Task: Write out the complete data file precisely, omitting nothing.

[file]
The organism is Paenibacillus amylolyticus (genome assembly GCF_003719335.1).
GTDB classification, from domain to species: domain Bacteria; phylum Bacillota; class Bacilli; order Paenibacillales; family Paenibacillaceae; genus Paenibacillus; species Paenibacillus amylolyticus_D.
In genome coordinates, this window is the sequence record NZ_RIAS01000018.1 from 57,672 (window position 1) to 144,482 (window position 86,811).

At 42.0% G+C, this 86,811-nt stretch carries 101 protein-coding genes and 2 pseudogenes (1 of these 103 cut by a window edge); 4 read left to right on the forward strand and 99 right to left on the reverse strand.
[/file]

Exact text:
The organism is Paenibacillus amylolyticus (genome assembly GCF_003719335.1).
GTDB classification, from domain to species: domain Bacteria; phylum Bacillota; class Bacilli; order Paenibacillales; family Paenibacillaceae; genus Paenibacillus; species Paenibacillus amylolyticus_D.
In genome coordinates, this window is the sequence record NZ_RIAS01000018.1 from 57,672 (window position 1) to 144,482 (window position 86,811).

At 42.0% G+C, this 86,811-nt stretch carries 101 protein-coding genes and 2 pseudogenes (1 of these 103 cut by a window edge); 4 read left to right on the forward strand and 99 right to left on the reverse strand.